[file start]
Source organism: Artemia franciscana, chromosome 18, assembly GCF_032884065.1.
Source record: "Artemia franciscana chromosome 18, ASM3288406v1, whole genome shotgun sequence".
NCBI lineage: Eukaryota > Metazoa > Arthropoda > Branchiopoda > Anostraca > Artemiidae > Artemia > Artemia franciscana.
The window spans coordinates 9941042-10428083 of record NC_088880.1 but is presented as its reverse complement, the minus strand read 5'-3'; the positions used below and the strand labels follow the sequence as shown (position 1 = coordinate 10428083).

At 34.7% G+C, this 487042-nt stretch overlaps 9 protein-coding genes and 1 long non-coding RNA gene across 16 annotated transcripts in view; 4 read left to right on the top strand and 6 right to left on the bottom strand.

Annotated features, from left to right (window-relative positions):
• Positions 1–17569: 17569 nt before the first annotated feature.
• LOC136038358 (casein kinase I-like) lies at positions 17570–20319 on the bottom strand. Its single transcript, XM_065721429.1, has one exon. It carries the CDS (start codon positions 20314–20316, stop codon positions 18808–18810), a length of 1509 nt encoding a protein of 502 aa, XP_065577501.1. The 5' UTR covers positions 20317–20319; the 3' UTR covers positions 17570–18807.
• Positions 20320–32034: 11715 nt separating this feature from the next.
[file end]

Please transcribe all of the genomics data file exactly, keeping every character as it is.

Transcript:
Source organism: Artemia franciscana, chromosome 18, assembly GCF_032884065.1.
Source record: "Artemia franciscana chromosome 18, ASM3288406v1, whole genome shotgun sequence".
NCBI lineage: Eukaryota > Metazoa > Arthropoda > Branchiopoda > Anostraca > Artemiidae > Artemia > Artemia franciscana.
The window spans coordinates 9941042-10428083 of record NC_088880.1 but is presented as its reverse complement, the minus strand read 5'-3'; the positions used below and the strand labels follow the sequence as shown (position 1 = coordinate 10428083).

At 34.7% G+C, this 487042-nt stretch overlaps 9 protein-coding genes and 1 long non-coding RNA gene across 16 annotated transcripts in view; 4 read left to right on the top strand and 6 right to left on the bottom strand.

Annotated features, from left to right (window-relative positions):
• Positions 1–17569: 17569 nt before the first annotated feature.
• LOC136038358 (casein kinase I-like) lies at positions 17570–20319 on the bottom strand. Its single transcript, XM_065721429.1, has one exon. It carries the CDS (start codon positions 20314–20316, stop codon positions 18808–18810), a length of 1509 nt encoding a protein of 502 aa, XP_065577501.1. The 5' UTR covers positions 20317–20319; the 3' UTR covers positions 17570–18807.
• Positions 20320–32034: 11715 nt separating this feature from the next.